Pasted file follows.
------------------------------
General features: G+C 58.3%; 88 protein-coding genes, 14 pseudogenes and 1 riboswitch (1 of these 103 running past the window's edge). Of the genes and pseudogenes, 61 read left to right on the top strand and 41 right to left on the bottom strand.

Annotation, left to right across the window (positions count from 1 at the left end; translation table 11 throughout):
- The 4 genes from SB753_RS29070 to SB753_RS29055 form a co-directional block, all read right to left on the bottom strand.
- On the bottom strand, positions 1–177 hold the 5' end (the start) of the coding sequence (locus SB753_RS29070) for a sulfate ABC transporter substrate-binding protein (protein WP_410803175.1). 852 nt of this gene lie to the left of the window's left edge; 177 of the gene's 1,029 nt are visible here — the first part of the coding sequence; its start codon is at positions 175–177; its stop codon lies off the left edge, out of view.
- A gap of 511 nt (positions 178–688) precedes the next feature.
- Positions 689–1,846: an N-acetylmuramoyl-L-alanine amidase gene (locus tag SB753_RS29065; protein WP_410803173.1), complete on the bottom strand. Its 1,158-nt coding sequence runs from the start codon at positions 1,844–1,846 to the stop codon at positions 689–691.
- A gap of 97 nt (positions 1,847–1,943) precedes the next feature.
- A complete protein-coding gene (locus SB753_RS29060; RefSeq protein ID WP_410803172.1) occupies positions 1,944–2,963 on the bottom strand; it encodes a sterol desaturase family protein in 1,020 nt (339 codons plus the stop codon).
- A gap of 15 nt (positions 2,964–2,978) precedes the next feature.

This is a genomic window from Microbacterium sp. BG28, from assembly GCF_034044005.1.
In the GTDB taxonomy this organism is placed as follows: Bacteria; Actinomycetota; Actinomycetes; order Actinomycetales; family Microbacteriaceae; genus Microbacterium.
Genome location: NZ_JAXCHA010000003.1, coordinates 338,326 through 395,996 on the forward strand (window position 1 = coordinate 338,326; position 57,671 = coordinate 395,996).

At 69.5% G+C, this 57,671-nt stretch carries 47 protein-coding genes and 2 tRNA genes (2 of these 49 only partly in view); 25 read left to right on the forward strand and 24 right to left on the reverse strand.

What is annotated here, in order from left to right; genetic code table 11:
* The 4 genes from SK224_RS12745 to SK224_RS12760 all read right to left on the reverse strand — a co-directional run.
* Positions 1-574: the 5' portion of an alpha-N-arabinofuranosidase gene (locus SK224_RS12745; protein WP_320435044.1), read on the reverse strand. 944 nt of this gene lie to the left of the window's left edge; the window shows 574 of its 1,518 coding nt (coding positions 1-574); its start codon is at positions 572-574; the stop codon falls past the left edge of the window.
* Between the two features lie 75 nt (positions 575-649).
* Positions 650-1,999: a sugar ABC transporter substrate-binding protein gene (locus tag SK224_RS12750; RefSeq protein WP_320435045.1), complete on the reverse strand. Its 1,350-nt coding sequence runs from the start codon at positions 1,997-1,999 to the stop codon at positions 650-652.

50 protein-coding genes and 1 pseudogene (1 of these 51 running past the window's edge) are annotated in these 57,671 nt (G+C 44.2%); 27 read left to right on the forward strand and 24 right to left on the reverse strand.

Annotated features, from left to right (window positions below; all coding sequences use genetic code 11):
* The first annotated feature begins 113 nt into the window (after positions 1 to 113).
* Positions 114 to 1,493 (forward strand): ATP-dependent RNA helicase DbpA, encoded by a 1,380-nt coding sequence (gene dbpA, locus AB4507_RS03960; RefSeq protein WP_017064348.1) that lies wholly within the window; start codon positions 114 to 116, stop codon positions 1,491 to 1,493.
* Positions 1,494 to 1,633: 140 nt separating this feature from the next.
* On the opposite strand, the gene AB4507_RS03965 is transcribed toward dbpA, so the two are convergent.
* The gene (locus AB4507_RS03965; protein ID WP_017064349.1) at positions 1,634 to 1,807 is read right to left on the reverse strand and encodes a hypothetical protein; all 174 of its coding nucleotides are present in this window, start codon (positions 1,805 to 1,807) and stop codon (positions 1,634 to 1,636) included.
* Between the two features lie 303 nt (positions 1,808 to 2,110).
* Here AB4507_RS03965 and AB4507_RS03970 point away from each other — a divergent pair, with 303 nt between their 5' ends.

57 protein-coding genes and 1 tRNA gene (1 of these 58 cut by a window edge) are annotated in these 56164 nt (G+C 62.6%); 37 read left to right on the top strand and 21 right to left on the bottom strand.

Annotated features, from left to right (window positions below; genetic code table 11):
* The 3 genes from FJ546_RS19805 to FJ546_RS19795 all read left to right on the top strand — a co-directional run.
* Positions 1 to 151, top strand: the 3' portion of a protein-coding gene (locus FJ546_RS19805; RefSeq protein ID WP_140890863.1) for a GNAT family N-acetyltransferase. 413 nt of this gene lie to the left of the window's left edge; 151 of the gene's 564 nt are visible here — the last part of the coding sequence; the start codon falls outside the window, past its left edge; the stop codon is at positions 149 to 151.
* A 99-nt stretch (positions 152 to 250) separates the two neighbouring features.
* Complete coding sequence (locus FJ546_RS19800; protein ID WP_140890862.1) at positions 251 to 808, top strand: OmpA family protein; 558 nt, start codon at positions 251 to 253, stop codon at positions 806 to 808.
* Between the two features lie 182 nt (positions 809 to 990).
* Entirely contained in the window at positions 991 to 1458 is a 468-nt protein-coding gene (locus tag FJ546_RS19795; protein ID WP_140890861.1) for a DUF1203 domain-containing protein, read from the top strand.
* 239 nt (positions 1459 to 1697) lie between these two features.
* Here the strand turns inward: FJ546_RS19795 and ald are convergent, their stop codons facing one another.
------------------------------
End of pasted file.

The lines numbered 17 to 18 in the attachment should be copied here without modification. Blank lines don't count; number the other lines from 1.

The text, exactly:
* Between the two features lie 75 nt (positions 575-649).
* Positions 650-1,999: a sugar ABC transporter substrate-binding protein gene (locus tag SK224_RS12750; RefSeq protein WP_320435045.1), complete on the reverse strand. Its 1,350-nt coding sequence runs from the start codon at positions 1,997-1,999 to the stop codon at positions 650-652.